Actor Russell Crowe could not attend the Golden Globes on Sunday for a very important reason. "The Loudest Voice" star, who won the award for Best Actor in a Limited TV Series or TV Movie for his performance as Roger Ailes, was instead at his home in Australia.
Crowe was there "protecting his family from the devastating bushfires," according to, who presented the award alongside her "The Morning Show" co-star, Reese Witherspoon.
Though Crowe was not in attendance, that did not stop him from delivering a powerful message during his acceptance speech.
"Make no mistake, the tragedy unfolding in Australia is climate change-based," he wrote in the speech, which was read by Aniston. "We need to act based on science, move our global workforce to renewable energy, and respect our planet for the unique and amazing place it is. That way we all have a future."
Crowe took to Instagram shortly after his win was announced to thank the cast of the show and to share a video of how he has prepared to face the bushfire. He said in the clip that he was "ready and prepared" with "all the things you need for fighting fires." That included a truck with a 1,000-liter water container, shovels, hoses and other necessary equipment.
Back in November, Crowe shared on Instagram that fires hit his home in Australia.
Other Hollywood stars also used the Golden Globes stage as a platform to raise awareness of the deadly, ongoing tragedy.
Australian-born actress Cate Blanchett, who presented an award at Sunday night's ceremony, took the opportunity to acknowledge the volunteer firefighters.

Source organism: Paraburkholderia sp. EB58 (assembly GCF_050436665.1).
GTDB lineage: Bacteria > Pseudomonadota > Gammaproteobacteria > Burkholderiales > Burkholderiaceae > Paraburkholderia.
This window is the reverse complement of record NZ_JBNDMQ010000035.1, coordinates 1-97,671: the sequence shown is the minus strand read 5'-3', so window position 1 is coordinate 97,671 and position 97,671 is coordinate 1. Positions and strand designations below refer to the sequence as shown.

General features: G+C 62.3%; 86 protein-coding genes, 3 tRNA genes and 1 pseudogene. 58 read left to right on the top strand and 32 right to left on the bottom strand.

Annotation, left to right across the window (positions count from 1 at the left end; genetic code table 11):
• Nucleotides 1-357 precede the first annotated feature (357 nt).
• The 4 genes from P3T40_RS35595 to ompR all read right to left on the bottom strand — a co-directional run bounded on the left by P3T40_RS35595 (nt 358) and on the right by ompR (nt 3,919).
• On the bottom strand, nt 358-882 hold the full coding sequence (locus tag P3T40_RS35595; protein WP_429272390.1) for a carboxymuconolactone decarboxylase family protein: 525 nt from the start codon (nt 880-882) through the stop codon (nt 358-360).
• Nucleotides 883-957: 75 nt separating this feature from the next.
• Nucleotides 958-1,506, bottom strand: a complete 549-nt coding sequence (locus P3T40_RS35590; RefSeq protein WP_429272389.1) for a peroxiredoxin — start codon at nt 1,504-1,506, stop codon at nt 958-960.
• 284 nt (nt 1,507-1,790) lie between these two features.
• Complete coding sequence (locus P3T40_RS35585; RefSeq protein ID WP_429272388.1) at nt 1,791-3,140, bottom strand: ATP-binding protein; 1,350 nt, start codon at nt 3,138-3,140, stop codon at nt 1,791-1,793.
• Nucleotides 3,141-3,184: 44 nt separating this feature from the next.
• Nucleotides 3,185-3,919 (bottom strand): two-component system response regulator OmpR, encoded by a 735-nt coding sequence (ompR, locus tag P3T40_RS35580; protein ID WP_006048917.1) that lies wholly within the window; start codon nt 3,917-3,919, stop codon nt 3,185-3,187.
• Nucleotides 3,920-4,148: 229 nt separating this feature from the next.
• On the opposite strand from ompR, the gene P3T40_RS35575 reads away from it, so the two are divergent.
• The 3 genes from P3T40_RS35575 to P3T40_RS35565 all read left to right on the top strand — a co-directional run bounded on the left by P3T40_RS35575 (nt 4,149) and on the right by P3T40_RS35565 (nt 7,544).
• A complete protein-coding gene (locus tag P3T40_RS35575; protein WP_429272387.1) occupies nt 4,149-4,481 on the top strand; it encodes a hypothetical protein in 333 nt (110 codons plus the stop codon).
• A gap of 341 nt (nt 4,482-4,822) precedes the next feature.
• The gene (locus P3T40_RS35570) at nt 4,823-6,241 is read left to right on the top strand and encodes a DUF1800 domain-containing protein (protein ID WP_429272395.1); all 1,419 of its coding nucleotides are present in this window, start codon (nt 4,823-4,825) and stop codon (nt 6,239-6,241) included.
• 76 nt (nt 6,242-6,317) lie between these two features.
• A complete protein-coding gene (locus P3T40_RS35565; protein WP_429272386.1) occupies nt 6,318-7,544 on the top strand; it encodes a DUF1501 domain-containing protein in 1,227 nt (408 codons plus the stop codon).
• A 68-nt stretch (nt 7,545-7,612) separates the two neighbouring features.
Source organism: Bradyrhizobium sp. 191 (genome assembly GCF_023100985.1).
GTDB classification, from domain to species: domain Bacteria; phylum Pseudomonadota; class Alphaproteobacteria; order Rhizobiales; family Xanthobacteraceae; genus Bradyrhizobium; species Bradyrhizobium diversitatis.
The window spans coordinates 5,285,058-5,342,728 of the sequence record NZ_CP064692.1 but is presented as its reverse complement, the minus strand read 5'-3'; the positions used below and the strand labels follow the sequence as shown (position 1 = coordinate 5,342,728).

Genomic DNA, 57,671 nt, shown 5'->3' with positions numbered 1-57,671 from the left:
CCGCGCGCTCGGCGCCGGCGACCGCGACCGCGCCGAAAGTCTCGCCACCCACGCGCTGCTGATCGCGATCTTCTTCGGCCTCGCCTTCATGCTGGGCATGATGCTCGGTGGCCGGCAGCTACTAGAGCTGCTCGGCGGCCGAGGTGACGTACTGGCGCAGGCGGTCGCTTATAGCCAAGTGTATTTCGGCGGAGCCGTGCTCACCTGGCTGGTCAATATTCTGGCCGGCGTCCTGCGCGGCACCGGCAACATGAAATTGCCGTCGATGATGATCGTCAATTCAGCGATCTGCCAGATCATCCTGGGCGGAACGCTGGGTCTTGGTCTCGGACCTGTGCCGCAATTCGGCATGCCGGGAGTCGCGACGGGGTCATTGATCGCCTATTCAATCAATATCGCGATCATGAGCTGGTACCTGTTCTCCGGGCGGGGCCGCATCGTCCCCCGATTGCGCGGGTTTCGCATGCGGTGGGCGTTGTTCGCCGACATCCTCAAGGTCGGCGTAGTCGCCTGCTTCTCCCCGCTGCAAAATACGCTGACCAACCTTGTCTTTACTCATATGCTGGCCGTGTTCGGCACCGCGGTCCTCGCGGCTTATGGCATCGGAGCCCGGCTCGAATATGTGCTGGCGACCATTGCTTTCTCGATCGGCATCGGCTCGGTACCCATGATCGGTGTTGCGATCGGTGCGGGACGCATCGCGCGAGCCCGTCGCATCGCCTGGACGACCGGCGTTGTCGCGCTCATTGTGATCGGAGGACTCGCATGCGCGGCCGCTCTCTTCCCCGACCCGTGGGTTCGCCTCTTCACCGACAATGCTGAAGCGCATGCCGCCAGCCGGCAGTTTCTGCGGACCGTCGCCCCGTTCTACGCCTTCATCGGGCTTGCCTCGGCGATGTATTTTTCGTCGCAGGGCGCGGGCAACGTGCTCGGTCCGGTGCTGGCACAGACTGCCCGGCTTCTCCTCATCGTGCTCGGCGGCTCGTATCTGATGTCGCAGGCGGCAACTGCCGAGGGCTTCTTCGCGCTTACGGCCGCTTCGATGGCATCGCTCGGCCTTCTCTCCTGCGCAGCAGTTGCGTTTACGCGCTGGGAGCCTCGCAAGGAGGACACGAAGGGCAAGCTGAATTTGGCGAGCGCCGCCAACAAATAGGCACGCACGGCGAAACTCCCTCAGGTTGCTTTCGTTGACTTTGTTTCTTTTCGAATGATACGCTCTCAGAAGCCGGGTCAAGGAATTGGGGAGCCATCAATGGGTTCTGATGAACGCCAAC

"I wanted to do a special call-out to the volunteer firefighters who have been at the centre of battling the climate disaster that is facing Australia," she said. "And of course, when one country faces a climate disaster, we all face a climate disaster, so we're in it together, so thank you very much."
Joaquin Phoenix, who took home the award for Best Performance by an Actor in a Motion Picture for "Joker," called out those in attendance for not doing more to help the environment.
"It's really nice that so many people have come up and sent their well-wishes to Australia, but we have to do more than that," he said. "It's great to vote, but sometimes we have to take that responsibility on ourselves, and make changes and sacrifices in our own lives. We don't have to take private jets to Palm Springs for the awards sometimes or back, please. I'll try to do better and I hope you will too."
The fires have scorched nearly 20 million acres of land, and authorities say the blazes could keep burning for months. It's estimated nearly half a billionas a result of the fires.